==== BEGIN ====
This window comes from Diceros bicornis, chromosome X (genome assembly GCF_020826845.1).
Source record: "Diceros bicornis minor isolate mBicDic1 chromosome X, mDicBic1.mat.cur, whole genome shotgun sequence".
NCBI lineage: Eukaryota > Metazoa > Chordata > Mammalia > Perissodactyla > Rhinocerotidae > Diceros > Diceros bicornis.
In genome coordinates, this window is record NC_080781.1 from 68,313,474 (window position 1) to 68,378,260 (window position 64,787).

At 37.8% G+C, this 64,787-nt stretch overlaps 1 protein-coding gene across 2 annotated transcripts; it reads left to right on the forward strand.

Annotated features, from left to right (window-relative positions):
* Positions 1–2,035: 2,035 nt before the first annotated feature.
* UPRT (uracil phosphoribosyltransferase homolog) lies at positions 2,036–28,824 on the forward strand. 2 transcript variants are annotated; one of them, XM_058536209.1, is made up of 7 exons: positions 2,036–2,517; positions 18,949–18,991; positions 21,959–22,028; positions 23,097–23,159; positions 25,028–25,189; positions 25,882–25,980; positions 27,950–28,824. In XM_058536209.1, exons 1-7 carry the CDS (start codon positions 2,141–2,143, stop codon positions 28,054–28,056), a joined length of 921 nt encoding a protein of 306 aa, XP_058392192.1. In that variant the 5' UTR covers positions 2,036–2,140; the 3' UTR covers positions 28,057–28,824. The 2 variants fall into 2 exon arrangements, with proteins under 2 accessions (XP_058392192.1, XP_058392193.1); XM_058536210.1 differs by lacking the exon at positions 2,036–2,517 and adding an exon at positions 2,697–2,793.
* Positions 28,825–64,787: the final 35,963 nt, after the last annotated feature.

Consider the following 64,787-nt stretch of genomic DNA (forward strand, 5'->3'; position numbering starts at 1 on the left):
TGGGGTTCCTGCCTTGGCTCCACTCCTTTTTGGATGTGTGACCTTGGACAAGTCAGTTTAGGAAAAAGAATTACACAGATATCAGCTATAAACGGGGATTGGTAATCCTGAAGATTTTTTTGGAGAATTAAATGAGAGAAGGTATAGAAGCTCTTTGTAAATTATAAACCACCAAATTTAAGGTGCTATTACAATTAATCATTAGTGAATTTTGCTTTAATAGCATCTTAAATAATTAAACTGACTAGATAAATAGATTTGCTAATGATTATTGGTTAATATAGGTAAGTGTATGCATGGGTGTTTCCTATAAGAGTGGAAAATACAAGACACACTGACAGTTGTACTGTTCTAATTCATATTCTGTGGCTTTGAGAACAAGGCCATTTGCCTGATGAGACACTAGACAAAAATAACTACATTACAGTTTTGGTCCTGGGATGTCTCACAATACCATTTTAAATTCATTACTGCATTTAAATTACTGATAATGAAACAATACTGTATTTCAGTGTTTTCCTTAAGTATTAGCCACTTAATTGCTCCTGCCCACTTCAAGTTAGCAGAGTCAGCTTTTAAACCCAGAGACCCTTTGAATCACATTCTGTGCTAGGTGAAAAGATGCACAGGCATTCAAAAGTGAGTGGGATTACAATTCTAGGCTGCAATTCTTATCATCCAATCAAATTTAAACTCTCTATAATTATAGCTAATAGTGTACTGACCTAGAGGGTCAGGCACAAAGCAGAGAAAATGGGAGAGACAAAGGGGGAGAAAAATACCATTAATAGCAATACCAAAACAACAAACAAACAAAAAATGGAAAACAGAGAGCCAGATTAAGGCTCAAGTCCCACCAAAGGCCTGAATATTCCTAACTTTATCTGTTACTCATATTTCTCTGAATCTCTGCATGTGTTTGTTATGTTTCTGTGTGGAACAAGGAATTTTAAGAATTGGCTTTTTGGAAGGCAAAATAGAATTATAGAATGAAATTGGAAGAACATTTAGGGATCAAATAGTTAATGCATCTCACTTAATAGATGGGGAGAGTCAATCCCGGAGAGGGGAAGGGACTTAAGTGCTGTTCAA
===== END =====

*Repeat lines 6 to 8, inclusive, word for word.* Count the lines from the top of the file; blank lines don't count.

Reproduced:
Annotated features, from left to right (window-relative positions):
* Positions 1–2,035: 2,035 nt before the first annotated feature.
* UPRT (uracil phosphoribosyltransferase homolog) lies at positions 2,036–28,824 on the forward strand. 2 transcript variants are annotated; one of them, XM_058536209.1, is made up of 7 exons: positions 2,036–2,517; positions 18,949–18,991; positions 21,959–22,028; positions 23,097–23,159; positions 25,028–25,189; positions 25,882–25,980; positions 27,950–28,824. In XM_058536209.1, exons 1-7 carry the CDS (start codon positions 2,141–2,143, stop codon positions 28,054–28,056), a joined length of 921 nt encoding a protein of 306 aa, XP_058392192.1. In that variant the 5' UTR covers positions 2,036–2,140; the 3' UTR covers positions 28,057–28,824. The 2 variants fall into 2 exon arrangements, with proteins under 2 accessions (XP_058392192.1, XP_058392193.1); XM_058536210.1 differs by lacking the exon at positions 2,036–2,517 and adding an exon at positions 2,697–2,793.